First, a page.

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Question: Re sous-vide and dry brine

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    Question: Re sous-vide and dry brine

    I made a purchase of a case of tenderloin steaks from an excellent local butcher. The box was full of 2" tenderloin filets in professional cryovac. I was going to sous-vide the steaks and then finish on grill or broiler or cast iron pan. Usually I dry brine my steaks and reverse sear, but it seems like a waste and more work to thaw the steak, brine it, re-vacuum seal the steak in my less effective machine, then sous-vide and sear. Should I just forgo the dry brining? Do I just serve it with nice flaky salt at the end? Advice please.

    Think of the main reasons why we dry brine, obviously for flavor, but we do it ahead of time mostly so the salt can penetrate deeper into thicker meats, and that also helps it to hold on to a little more moisture. You're starting with a tender steak, which might not even need sous-vide in the first place, but that's your call and fun to experiment with, but when you salt a steak on either surface even if you don't do it ahead of time when you eat the steak you get both surfaces in your mouth at once. So whether the salt has traveled inward or is all on the surface is really moot point with thin meats like steak. So in your case I don't think you can lose either way. If you sous-vide them and then salt them before searing you'll still be in tiptop shape with what you have. Might be different if you had a couple select sirloins or a tri tip.


    • Polarbear777
      Polarbear777 commented
      Editing a comment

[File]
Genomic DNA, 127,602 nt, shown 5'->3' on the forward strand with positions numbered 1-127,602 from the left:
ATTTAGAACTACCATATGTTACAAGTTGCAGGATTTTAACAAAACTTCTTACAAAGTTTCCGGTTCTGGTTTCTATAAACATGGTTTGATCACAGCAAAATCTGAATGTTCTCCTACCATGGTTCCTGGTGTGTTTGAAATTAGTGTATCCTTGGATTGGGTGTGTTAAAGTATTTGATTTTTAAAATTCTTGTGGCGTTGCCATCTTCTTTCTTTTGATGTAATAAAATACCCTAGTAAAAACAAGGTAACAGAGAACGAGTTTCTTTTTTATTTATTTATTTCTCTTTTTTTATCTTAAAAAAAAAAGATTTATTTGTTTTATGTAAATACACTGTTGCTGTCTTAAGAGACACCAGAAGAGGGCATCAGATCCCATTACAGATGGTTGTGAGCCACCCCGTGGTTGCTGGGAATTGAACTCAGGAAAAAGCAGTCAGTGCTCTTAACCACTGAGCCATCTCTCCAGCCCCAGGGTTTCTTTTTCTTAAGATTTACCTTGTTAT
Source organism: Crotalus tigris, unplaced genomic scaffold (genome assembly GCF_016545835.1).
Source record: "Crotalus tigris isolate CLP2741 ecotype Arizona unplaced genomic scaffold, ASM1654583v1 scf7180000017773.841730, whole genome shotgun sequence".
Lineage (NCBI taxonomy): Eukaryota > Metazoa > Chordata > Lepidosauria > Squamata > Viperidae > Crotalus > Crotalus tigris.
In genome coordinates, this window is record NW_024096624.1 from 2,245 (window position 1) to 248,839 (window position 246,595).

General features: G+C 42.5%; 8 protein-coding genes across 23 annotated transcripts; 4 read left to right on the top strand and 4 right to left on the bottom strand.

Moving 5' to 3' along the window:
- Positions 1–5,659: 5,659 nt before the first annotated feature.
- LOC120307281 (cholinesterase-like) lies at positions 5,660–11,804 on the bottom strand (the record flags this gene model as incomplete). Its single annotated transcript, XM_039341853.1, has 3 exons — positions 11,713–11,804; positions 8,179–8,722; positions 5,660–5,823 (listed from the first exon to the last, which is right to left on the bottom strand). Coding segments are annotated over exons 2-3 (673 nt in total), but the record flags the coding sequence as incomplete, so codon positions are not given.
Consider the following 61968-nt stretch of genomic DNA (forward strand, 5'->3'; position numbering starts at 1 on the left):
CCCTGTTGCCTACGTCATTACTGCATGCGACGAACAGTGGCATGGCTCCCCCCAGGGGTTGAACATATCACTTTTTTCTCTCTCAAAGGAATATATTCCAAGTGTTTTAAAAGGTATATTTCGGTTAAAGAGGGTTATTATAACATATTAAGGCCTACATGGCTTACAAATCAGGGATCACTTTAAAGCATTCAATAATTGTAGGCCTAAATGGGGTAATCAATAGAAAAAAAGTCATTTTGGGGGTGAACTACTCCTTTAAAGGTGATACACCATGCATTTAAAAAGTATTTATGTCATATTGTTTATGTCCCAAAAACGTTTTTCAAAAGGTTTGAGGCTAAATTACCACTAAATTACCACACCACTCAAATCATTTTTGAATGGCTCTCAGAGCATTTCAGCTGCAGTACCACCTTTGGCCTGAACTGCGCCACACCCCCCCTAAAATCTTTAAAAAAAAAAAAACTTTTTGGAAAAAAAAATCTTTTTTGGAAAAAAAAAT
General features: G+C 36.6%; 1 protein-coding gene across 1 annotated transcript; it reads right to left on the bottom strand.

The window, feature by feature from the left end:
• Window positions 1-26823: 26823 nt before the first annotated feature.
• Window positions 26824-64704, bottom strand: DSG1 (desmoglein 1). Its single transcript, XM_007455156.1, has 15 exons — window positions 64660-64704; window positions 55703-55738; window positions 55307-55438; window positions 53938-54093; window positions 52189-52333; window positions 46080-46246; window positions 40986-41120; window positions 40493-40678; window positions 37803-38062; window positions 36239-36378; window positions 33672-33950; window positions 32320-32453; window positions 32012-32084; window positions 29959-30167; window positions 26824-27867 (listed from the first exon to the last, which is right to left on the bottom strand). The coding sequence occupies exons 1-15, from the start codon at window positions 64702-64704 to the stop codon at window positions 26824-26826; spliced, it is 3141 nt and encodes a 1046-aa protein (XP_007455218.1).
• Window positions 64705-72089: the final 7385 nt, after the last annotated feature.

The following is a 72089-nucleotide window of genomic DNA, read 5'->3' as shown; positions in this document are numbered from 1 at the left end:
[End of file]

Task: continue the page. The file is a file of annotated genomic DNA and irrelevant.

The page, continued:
I find a lot of benefit for SV tender steaks because you don’t want to overcook.

      Of course you can reverse sear but with SV you can control the timing to the minute.

    • Huskee
      Huskee commented
      Editing a comment
      Definitely true Polarbear777

    If the cryovac it came in is safe and sound I would SV in that. Then pull and salt and give the salt 45 minutes to pull up moisture and then soak back in for flavor

    Could also chill and traditional dry brine then SV just long enough to heat, then sear.


      I usually salt the meat after searing and plating when using sous vide technique. I use a quality salt flake, Maldon sea salt flakes. They are larger in size and have a really nice clean taste with a crunch. This is when I add cracked black pepper as well. If I use a rub that does not contain salt then I apply it to the raw meat and vac seal and freeze. When ready to cook, I pull it from the freezer and plop it in the water bath. I cook frozen meat 1.5x longer than non-frozen meat.


        Experiment. Since you have a case, try it without thawing and dry brining and then thaw and dry brine. Then you can judge it better. You could even try a SVQ and/or QVQ and see which way you like it better.



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